How America Is Navigating the Return to In-Person Education
America’s pandemic recovery efforts in 2021 have been focused on safely reopening schools and encouraging vaccinations.
Air Date: April 29, 2021
Moderator: Suzanne P. Clark, President and CEO, U.S. Chamber of Commerce
Featured Guests: Taranjit Singh Sandhu, Ambassador of India to the United States, John Bailey, Advisor, Walton Family Foundation, Mike DeWine, Governor, Ohio, Laurie Combe, President, National Association of School Nurses
Over a year since the onset of the coronavirus pandemic, America has turned its attention to recovery. The United States’ success in managing the virus can be largely attributed to the distribution of the coronavirus vaccine, in conjunction with the widespread implementation of safety measures.
With these in place, schools across the country have begun to safely reopen. However, there is still a long road to “normalcy” in United States classrooms, and school districts will need to weigh the risks and benefits of bringing students back to school for in-person instruction.
During a panel discussion hosted by the U.S. Chamber of Commerce, three experts shared their perspectives on the true COVID-19 risk levels of classroom education, safety protocols schools must continue to follow, and the role of administrative and support staff like school nurses in promoting a safe return to school.
In-Person Education for Children Presents a Lower Risk of COVID-19 Infection and Transmission
America’s focus on returning children to in-person instruction is a major component of reopening the economy. While some may have concerns about the safety of this endeavor, a recent report by the Walton Family Foundation shows that children face the lowest risk of COVID-19 infection and transmission.
“The threat of COVID to children is far [more] minimal than we thought this time last year,” explained John Bailey, advisor at the Walton Family Foundation.
“Kids tend to be the least at-risk for the viruses — not zero, but it’s much, much lower than older populations,” he continued. “The transmission of the virus tends to be a lot less with kids under the age of 10.”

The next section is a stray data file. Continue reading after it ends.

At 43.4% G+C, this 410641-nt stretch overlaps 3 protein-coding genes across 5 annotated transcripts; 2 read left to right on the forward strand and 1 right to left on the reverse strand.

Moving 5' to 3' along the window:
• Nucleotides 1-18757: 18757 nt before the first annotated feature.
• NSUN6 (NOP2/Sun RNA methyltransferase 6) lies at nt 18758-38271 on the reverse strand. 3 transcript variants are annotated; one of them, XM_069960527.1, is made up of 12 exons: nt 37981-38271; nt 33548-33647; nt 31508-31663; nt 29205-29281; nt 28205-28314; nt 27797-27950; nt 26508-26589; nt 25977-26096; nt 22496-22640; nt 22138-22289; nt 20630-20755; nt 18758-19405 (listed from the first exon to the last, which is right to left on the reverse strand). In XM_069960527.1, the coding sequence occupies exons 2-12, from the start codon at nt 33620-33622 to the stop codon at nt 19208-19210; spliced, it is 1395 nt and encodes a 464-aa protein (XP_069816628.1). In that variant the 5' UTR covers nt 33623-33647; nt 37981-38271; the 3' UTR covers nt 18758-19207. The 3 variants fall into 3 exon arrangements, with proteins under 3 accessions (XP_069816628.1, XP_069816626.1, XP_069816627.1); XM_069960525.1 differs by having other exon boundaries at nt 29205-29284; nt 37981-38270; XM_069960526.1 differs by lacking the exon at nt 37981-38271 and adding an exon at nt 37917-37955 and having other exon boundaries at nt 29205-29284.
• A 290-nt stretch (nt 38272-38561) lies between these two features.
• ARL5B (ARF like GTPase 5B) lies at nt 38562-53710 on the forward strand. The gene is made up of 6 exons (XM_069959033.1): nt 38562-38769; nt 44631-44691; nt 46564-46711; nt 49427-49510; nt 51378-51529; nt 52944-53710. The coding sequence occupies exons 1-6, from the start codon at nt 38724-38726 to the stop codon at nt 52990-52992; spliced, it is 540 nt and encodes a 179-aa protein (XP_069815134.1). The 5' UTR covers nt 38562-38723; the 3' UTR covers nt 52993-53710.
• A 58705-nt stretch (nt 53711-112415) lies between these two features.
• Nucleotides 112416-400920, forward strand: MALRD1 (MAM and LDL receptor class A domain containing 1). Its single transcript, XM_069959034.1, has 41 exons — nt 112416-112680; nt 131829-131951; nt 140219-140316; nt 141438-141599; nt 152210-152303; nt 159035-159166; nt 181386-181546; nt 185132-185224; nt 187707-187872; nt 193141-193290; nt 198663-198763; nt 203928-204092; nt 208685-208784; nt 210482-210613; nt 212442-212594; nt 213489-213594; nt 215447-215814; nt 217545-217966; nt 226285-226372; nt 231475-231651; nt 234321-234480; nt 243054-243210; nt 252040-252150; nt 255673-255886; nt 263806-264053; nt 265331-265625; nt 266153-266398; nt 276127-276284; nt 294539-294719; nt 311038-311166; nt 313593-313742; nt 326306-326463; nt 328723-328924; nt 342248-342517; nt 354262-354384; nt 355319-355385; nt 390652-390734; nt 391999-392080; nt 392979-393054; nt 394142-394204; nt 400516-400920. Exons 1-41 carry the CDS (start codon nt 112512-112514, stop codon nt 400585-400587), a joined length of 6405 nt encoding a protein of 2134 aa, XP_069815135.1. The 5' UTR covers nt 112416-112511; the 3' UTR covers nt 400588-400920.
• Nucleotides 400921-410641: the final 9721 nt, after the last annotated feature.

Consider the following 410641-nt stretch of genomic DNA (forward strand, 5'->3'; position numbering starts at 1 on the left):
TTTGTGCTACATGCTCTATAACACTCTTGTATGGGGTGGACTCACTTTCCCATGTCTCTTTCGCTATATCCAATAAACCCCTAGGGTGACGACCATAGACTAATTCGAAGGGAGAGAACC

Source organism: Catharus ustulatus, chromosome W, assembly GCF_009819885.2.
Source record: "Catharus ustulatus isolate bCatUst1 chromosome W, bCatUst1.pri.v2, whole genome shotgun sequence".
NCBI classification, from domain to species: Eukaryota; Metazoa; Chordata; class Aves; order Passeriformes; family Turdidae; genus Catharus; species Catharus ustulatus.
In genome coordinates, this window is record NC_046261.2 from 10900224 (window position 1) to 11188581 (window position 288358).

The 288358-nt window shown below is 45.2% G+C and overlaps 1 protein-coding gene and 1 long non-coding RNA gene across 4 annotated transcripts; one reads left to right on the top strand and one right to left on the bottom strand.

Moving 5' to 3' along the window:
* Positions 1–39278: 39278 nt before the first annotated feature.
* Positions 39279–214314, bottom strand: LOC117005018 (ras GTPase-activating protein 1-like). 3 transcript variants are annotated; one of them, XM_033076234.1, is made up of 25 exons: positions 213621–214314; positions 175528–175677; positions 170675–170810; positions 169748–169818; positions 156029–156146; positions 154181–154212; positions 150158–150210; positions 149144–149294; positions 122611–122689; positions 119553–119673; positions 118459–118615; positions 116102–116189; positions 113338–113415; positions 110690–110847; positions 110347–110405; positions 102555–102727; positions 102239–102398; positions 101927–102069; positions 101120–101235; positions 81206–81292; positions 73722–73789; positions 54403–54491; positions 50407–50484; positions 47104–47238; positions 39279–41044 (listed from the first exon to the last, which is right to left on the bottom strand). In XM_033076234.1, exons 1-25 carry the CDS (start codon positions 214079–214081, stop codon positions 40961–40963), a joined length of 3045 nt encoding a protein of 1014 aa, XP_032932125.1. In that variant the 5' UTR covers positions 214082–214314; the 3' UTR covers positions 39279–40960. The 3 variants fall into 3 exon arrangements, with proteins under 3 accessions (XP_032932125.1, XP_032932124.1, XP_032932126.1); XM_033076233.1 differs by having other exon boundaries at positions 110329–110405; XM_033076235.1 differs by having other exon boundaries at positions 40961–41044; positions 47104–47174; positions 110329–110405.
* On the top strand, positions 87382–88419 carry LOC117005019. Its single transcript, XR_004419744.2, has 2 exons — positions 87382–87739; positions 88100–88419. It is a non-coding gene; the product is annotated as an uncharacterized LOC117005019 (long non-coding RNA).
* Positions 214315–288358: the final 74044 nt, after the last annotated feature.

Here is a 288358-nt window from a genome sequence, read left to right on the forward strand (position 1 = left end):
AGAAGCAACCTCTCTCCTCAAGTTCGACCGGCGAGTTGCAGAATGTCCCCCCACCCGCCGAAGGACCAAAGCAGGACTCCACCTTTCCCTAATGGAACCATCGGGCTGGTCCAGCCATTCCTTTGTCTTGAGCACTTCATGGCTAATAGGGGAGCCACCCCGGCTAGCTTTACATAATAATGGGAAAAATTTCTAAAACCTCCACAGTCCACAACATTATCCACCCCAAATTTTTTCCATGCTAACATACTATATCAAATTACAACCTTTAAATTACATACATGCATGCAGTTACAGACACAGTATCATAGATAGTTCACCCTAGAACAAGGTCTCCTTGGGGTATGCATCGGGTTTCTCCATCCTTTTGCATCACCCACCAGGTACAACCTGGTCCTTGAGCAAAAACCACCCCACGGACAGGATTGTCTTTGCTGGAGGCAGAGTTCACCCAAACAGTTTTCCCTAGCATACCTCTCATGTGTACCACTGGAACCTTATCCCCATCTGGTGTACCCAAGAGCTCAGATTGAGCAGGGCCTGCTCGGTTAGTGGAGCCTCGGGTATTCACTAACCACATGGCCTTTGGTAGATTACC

Navigating the Return to School Means Enforcing Safety Protocols
When the state of Ohio offered schools the option to reopen in the fall of 2020, Governor Mike DeWine found similar results to the Walton Family Foundation report.
“We found out that in the classroom when everybody is wearing a mask, even if they’re two feet from each other, three feet from each other, there [isn’t] any spread,” DeWine stated.
This discovery, combined with a number of students falling behind in virtual learning, prompted the governor and his staff to turn their efforts toward safely and fully reopening schools.
“You do see spread coming from what kids are doing outside of class hours, outside of school,” the governor added. “But in the classroom itself, everyone wore a mask and they did it phenomenally.”
School Nurses Can Play a Big Role in Supporting Public Health and Vaccine Uptake
Lori Combe, president of the National Association of School Nurses, supported the recent findings on COVID-19 transmission rates in schools.
“[In schools] where mitigation processes are followed, transmission rates have been low,” said Combe. “Primarily, rates of transmission among students have been related to athletic groups.”
She also noted the importance of school nurses in supporting public health measures, particularly vaccine uptake, amongst students and their parents.
“Where school nurses are present in school, vaccine exemption rates are much lower, because school nurses are trusted healthcare providers in those communities,” explained Combe. “They can educate parents about the facts related to the vaccine. School nurses remove barriers to vaccine uptake.”